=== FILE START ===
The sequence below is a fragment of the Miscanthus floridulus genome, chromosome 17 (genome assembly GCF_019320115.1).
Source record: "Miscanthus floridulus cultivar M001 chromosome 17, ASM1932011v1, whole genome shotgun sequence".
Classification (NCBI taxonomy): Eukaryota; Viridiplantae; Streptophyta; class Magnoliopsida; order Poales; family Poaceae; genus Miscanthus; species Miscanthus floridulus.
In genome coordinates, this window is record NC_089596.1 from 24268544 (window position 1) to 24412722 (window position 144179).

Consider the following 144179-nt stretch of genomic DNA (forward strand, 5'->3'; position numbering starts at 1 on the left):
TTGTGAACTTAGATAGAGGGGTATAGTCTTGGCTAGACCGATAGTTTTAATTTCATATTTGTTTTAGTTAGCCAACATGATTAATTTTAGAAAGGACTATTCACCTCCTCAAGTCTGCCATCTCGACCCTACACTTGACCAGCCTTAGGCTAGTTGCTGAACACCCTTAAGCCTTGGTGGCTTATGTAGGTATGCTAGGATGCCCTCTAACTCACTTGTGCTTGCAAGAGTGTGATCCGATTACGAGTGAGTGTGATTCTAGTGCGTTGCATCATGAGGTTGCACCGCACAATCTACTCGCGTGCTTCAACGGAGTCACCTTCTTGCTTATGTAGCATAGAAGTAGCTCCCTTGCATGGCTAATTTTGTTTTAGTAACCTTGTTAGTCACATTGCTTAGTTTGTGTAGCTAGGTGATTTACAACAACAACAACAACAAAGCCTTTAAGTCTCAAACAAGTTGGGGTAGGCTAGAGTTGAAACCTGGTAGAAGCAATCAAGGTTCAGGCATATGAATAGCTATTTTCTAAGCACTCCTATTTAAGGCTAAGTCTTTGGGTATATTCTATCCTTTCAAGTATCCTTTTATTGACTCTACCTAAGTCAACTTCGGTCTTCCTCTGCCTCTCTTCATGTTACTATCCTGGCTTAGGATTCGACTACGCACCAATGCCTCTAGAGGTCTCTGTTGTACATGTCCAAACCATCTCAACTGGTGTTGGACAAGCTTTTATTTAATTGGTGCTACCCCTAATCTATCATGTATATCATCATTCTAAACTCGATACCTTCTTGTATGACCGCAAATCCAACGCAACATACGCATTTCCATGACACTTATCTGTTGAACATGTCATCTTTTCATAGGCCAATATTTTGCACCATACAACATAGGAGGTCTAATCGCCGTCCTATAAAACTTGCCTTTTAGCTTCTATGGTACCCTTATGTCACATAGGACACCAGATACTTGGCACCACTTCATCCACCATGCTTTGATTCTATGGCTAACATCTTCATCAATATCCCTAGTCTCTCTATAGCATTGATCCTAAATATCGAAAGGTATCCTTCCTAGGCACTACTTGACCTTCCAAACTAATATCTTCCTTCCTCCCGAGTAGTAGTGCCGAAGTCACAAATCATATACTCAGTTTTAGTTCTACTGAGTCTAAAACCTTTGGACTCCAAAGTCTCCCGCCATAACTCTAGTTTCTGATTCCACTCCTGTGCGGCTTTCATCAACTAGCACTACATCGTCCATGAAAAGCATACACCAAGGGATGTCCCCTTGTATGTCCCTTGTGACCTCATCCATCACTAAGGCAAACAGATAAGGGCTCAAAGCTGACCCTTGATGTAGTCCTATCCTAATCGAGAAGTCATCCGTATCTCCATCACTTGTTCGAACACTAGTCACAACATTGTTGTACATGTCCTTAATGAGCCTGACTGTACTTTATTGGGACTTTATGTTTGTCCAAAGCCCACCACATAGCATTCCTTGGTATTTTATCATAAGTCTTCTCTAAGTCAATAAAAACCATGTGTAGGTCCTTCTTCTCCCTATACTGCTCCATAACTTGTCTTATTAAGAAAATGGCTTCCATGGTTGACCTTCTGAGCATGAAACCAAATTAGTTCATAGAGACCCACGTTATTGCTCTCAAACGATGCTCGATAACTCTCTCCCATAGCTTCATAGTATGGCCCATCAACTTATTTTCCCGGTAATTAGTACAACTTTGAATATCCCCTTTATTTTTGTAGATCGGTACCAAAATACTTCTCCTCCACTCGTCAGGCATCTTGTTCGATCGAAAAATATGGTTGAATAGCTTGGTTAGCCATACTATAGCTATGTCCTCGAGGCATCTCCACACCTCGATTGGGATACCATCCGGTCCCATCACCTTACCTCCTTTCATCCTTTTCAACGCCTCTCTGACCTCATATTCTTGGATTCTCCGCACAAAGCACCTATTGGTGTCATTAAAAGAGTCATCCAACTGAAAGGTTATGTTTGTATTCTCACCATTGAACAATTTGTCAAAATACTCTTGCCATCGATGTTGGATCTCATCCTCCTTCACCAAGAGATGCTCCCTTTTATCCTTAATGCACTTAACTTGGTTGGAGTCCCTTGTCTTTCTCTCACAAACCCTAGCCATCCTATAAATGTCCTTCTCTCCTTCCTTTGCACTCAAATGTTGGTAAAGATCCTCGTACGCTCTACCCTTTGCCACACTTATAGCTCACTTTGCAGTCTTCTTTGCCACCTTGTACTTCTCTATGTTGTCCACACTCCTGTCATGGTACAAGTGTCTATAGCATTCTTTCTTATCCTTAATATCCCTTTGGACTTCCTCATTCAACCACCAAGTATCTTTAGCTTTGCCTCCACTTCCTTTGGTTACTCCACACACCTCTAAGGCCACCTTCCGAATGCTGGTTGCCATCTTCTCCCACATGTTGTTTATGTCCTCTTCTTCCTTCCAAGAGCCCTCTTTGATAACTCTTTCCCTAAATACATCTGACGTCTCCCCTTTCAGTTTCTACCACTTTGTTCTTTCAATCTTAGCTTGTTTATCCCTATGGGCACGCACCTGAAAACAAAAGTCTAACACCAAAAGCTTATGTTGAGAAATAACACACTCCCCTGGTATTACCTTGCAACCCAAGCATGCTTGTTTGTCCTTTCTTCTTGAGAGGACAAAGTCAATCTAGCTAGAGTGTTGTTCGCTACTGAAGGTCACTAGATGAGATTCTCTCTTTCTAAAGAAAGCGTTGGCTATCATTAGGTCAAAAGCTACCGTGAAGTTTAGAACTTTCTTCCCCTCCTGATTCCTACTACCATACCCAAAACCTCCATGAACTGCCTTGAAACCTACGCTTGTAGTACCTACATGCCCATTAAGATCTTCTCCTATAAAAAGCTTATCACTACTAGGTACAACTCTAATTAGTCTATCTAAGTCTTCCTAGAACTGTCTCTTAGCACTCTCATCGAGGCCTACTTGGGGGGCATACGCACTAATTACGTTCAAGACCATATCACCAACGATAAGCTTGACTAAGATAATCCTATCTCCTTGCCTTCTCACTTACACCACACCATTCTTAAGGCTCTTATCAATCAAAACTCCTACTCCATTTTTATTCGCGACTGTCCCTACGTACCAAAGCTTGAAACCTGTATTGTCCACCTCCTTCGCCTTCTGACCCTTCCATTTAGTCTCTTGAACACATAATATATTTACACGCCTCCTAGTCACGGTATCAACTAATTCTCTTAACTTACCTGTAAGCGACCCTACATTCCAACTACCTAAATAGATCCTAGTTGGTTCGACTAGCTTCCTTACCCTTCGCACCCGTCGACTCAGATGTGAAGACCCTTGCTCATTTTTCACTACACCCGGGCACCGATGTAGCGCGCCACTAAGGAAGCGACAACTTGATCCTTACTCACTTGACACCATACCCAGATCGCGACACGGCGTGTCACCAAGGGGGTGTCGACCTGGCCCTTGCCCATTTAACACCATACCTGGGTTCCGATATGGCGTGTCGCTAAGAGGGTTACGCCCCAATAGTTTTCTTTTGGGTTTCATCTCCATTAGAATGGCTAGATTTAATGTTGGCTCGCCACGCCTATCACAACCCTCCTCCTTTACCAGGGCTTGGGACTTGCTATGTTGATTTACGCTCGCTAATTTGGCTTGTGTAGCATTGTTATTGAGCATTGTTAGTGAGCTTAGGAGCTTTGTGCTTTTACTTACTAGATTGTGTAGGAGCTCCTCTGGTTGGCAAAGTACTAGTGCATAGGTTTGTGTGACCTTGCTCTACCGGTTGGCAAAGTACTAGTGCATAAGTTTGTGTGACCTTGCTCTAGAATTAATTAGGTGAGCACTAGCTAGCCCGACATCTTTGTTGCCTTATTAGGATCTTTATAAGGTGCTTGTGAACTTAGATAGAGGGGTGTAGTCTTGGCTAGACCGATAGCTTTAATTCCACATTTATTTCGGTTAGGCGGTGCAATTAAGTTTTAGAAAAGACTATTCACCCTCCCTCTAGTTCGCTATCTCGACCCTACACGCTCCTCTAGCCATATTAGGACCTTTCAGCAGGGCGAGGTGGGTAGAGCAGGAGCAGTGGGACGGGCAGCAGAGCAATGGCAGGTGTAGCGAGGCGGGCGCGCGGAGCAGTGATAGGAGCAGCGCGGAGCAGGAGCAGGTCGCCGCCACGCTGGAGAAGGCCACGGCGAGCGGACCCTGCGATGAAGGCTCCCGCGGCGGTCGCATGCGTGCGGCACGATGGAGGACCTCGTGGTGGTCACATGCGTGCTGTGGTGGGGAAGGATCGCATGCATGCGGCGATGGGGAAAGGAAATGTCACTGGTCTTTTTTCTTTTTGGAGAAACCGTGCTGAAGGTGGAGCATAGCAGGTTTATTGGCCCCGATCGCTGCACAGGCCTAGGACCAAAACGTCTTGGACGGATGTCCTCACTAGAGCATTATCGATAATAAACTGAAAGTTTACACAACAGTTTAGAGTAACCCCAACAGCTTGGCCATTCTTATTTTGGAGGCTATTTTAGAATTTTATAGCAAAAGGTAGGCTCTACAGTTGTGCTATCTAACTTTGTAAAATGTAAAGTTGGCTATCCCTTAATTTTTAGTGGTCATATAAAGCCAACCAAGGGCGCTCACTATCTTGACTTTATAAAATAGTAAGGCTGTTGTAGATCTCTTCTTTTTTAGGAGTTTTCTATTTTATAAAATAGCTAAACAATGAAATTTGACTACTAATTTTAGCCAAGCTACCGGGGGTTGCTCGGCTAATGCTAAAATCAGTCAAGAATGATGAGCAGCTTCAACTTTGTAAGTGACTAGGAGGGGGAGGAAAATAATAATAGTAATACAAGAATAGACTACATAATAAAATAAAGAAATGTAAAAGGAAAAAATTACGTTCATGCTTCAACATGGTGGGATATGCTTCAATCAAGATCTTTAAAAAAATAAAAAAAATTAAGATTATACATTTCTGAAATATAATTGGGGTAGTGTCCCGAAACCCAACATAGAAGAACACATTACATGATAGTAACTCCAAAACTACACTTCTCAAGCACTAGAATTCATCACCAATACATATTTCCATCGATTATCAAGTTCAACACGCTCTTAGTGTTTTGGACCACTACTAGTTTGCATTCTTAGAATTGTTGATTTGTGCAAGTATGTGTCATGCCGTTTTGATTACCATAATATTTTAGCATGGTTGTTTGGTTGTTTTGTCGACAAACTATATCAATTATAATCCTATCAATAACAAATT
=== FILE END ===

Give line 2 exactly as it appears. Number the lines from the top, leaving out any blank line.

Source record: "Miscanthus floridulus cultivar M001 chromosome 17, ASM1932011v1, whole genome shotgun sequence".